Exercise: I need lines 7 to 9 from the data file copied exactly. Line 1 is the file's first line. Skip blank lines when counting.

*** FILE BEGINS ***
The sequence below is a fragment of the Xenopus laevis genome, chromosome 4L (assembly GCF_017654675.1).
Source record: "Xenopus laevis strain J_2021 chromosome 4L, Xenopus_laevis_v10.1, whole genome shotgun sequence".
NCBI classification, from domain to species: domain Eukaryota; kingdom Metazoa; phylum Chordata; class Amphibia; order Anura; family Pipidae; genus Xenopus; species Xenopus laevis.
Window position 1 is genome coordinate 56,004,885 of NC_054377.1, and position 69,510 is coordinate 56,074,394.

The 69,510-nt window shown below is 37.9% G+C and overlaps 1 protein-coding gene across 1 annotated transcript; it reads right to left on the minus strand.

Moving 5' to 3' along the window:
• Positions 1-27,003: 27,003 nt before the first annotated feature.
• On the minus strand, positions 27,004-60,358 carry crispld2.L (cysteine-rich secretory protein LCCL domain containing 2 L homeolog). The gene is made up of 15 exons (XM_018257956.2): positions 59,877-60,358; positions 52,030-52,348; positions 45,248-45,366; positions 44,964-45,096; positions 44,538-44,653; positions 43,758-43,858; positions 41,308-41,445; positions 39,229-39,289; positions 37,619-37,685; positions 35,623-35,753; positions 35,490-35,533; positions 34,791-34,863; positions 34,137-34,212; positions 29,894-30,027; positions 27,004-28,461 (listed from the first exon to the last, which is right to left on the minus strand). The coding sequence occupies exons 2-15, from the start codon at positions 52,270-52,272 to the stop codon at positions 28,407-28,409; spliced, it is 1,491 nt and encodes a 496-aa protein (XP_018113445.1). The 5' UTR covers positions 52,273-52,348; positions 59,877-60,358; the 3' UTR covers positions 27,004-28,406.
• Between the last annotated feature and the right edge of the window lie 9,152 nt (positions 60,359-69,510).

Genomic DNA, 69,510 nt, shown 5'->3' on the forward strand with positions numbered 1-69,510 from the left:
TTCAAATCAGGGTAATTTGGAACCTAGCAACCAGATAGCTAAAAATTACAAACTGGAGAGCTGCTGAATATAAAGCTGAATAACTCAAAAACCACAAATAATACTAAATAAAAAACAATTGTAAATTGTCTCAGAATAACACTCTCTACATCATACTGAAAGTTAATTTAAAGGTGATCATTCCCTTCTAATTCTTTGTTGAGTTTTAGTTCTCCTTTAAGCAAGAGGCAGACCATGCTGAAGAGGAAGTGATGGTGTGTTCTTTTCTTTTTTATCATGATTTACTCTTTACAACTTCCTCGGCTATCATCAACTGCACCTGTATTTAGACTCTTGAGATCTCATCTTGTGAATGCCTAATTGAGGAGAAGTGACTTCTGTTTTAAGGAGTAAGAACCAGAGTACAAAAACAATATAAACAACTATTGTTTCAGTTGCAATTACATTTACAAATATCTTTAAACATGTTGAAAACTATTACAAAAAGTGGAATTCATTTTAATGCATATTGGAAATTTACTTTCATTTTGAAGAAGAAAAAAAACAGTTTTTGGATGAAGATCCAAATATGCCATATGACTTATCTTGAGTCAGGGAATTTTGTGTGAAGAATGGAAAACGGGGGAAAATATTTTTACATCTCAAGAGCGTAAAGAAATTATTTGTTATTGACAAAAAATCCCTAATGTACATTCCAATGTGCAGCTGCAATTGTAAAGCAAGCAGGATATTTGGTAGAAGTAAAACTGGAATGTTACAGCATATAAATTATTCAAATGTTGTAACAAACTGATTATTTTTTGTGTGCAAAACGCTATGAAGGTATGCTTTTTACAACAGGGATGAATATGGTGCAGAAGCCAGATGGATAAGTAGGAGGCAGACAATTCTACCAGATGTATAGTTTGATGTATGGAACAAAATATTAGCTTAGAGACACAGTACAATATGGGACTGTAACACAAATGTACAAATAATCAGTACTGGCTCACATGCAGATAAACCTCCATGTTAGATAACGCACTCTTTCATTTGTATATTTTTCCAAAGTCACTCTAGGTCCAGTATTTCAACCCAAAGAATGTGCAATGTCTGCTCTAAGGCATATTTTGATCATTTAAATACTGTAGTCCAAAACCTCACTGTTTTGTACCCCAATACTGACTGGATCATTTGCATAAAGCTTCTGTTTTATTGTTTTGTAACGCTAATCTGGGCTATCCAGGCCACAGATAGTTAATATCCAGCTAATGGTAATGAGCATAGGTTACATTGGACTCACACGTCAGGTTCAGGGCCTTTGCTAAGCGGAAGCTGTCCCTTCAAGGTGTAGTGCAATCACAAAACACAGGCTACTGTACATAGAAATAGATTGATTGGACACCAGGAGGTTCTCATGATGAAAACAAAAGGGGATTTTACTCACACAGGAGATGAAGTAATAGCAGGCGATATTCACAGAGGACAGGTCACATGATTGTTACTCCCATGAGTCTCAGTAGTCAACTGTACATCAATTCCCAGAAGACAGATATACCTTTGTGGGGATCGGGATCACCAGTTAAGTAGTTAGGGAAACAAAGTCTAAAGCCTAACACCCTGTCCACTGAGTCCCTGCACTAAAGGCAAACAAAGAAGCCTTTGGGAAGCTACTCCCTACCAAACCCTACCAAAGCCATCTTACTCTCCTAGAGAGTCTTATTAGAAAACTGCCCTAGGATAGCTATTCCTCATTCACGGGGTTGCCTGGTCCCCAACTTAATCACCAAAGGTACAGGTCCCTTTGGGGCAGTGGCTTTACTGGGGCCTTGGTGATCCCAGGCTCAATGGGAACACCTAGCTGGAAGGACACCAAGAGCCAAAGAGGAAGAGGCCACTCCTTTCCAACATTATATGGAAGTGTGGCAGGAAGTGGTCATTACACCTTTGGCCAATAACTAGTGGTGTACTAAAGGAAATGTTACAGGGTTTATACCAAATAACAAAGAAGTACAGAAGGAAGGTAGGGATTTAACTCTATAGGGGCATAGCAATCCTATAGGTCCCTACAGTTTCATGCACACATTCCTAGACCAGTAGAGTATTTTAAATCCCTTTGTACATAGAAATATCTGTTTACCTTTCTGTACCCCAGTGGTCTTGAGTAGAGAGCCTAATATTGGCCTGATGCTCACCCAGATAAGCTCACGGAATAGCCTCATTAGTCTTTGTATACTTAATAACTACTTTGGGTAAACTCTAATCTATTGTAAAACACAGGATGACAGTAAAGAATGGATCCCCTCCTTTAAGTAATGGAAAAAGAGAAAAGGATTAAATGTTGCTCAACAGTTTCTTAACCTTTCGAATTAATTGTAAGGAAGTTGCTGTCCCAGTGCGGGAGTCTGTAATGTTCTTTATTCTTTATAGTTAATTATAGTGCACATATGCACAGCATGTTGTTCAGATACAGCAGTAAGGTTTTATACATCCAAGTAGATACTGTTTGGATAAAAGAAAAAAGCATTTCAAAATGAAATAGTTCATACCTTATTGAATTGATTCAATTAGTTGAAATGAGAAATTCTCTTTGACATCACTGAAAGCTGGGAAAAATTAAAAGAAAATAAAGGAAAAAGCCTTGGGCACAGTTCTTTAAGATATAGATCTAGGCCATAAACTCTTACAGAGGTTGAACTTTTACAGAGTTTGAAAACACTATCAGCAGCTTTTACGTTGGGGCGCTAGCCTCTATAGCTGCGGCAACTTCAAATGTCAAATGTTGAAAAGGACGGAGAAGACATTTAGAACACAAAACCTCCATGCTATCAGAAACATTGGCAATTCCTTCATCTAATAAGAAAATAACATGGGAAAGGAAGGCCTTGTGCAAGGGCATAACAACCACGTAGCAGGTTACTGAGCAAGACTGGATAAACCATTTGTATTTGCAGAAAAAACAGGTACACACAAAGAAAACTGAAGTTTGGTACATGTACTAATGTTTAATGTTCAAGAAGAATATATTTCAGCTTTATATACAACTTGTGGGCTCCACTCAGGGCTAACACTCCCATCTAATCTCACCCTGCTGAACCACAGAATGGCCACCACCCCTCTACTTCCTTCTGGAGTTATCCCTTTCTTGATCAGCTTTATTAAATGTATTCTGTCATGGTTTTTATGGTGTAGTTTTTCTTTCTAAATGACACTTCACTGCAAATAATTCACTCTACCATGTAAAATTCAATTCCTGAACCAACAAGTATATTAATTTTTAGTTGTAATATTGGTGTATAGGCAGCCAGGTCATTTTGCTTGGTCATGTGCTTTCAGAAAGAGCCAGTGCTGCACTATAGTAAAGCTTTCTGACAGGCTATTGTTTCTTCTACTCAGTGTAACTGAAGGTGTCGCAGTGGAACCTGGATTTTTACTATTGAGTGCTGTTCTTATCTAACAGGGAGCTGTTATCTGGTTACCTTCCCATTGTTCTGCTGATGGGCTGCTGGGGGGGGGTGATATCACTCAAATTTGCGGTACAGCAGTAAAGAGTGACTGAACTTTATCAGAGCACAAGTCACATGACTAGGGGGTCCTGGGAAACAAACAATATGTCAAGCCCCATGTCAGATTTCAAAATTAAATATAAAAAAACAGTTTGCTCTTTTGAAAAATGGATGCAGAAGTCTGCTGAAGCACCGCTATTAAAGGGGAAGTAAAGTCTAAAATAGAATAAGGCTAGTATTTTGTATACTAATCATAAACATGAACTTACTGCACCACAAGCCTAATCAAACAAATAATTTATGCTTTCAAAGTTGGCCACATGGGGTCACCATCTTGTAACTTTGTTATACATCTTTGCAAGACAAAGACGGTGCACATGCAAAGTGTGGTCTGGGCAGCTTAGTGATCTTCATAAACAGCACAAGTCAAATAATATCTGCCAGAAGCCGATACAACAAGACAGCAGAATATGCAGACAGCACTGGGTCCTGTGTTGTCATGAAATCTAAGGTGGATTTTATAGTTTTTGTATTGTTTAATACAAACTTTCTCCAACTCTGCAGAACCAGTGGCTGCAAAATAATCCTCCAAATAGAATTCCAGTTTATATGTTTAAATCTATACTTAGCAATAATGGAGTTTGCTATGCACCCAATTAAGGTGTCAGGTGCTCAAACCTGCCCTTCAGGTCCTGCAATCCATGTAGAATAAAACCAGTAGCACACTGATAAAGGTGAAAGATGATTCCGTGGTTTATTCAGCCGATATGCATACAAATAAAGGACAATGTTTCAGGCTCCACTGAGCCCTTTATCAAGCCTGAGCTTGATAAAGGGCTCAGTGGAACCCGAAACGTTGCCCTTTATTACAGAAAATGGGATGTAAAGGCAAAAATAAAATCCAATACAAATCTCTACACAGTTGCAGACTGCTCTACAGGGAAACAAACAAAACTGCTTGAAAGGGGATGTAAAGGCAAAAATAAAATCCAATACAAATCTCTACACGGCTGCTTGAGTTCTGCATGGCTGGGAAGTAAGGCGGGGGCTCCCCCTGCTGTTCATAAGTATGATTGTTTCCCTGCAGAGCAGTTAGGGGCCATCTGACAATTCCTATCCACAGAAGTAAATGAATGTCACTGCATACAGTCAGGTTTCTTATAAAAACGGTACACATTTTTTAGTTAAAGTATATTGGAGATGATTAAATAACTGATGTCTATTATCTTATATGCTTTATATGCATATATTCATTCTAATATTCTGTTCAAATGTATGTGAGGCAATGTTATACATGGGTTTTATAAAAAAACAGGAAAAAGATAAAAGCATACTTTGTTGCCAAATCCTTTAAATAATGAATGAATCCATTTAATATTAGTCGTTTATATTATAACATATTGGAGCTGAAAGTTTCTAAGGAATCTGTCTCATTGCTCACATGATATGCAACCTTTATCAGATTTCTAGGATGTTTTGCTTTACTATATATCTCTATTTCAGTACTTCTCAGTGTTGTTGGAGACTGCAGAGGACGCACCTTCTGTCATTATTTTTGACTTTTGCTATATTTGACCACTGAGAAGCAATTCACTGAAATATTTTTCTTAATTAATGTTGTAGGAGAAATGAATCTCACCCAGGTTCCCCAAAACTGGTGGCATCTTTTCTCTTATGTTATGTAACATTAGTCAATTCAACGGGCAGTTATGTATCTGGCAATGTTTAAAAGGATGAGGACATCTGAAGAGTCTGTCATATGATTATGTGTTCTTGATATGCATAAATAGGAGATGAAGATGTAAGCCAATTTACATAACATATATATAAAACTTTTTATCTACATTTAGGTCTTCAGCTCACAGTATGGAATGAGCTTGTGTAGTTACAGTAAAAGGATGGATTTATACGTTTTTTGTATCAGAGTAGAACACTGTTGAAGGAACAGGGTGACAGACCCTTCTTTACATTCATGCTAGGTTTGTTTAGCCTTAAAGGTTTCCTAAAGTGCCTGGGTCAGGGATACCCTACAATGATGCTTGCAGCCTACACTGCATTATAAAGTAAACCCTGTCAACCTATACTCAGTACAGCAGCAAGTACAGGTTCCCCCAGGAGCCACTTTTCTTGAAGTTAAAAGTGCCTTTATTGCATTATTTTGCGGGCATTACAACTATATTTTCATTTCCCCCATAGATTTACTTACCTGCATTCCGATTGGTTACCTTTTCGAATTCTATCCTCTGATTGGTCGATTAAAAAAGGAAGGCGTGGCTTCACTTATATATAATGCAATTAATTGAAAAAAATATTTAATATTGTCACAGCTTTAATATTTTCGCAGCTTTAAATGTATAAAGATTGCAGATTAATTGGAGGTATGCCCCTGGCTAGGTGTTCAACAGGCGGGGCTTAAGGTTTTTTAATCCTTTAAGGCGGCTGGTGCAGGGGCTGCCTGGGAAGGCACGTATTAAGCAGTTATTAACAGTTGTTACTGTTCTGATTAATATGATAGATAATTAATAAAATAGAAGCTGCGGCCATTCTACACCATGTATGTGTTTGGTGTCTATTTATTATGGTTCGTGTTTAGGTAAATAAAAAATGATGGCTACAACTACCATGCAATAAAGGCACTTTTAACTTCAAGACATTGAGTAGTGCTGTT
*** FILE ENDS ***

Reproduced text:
• Positions 1-27,003: 27,003 nt before the first annotated feature.
• On the minus strand, positions 27,004-60,358 carry crispld2.L (cysteine-rich secretory protein LCCL domain containing 2 L homeolog). The gene is made up of 15 exons (XM_018257956.2): positions 59,877-60,358; positions 52,030-52,348; positions 45,248-45,366; positions 44,964-45,096; positions 44,538-44,653; positions 43,758-43,858; positions 41,308-41,445; positions 39,229-39,289; positions 37,619-37,685; positions 35,623-35,753; positions 35,490-35,533; positions 34,791-34,863; positions 34,137-34,212; positions 29,894-30,027; positions 27,004-28,461 (listed from the first exon to the last, which is right to left on the minus strand). The coding sequence occupies exons 2-15, from the start codon at positions 52,270-52,272 to the stop codon at positions 28,407-28,409; spliced, it is 1,491 nt and encodes a 496-aa protein (XP_018113445.1). The 5' UTR covers positions 52,273-52,348; positions 59,877-60,358; the 3' UTR covers positions 27,004-28,406.
• Between the last annotated feature and the right edge of the window lie 9,152 nt (positions 60,359-69,510).